By Brealyn Watson, WorldatWork
Aug. 25, 2017 — When you're thinking about influencing senior leadership, the buzzword of the day is data. But without adding a little art into that science, your case may not be as compelling as you think.
That was one of the key takeaways Brit Wittman, CCP, CECP, director of executive compensation and corporate design at Intel, gave to attendees at the Arizona Total Rewards Association's (ATRA) first annual conference yesterday. ATRA is a participating WorldatWork Local Network.
"The area that I see that people tend to underserve is they bring tons of data and they appeal to the rational side," Wittman said to attendees who gathered at the Thunderbird Executive Conference Center in Glendale, Ariz. "But all of the data in the world isn't going to stay with them. It is not going to move them to action. You need to engage the audience and make them care."
Keynote speaker for the event, Wittman certainly endorsed the importance of data, but emphasized that the way HR professionals relay that information in a human way to leadership should change and appeal to their emotional side.
He recommended having an iron-clad conclusion in mind when developing your presentation — one that you can stand by. Also, have answers ready for questions and put some passion behind your recommendations.
After Wittman's keynote speech, attendees took the opportunity to select from a variety of breakout sessions at the event. Unlimited paid time off (PTO) was of particular interest to many attendees, and Willis Towers Watson's Marina Galatro, PHRca, SHRM-CP, a senior HR consultant and HR partner, delivered by focusing how companies can implement this type of program.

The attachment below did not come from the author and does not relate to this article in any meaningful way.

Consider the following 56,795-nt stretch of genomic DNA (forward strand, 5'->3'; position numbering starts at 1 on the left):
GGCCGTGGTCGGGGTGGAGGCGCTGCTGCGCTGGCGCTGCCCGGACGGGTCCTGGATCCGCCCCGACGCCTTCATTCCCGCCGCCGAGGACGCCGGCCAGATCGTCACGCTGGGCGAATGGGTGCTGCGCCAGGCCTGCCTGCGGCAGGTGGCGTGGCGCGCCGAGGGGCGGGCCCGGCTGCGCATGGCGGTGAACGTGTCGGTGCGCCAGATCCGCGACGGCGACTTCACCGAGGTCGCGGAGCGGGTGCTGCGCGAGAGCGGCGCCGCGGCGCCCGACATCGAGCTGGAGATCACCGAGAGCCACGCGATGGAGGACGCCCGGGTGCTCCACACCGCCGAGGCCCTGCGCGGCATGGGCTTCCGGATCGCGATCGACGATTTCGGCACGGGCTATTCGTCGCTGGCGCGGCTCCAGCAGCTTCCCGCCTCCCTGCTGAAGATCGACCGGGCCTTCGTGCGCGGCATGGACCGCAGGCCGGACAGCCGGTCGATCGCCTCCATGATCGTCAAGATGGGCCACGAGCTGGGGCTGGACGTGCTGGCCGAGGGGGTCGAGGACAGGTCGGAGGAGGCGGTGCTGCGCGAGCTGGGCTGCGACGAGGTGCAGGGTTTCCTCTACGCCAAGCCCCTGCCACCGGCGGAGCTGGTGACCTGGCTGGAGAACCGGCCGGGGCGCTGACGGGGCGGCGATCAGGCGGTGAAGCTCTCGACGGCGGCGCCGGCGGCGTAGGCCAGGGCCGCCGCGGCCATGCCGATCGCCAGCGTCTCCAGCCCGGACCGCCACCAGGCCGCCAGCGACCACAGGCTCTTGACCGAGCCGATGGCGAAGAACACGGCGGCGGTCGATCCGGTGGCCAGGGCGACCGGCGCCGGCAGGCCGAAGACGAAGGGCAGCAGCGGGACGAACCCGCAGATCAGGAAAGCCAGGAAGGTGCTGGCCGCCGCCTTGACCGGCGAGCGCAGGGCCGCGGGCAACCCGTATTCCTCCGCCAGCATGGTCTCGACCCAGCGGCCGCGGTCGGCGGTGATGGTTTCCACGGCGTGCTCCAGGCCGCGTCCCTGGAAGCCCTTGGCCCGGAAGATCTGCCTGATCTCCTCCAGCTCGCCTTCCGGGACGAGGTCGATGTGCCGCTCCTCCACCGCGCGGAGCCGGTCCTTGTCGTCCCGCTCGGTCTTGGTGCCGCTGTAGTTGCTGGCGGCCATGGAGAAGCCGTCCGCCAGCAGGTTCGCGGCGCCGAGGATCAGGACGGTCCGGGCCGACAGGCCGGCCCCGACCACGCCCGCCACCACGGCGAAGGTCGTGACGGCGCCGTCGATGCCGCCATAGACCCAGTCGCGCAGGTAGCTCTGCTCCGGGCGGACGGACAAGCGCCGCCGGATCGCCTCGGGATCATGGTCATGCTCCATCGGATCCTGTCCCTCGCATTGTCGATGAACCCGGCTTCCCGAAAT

With Americans wasting up to 662 million vacations days in 2016, Galatro stressed the importance of knowing your employee base and using tracking to measure PTO use. The biggest reasons most employees don't take vacation? Fear of negative consequences and/or replacement, she said.
"Every PTO day not taken is a lost opportunity," Galatro said.
Hot Topics in Comp
Brent Longnecker, CCP, CBP, president and owner of Longnecker & Associates, held an afternoon session at the event to address the top 10 hot topics in compensation. On his list:
20% of the workforce is within five to seven years of retirement, Longnecker said. Couple that with the fact that 48 is the average age of U.S. employees, and there's an underserved population in there.
"There's a big gap left in the 30 to 45 age range," he said. "This leaves companies with Millennials who they need trained on the job, faster."
For the first time in history, employers have four generations of employees in the workplace. Add in that age discrimination is the No. 1 lawsuit in the United States, he said, and it's clear that a multi-generational workforce will affect compensation.
In addition to the breakout sessions, attendees took advantage of networking opportunities during breakfast and lunch, and lunchtime speaker Lisa Schmidt of Mindful Benefits delivered an important presentation on stress management: Something certainly needed to handle an evolving world of total rewards and human resources.
Brealyn Watson is a member of the News & Publications team at WorldatWork.
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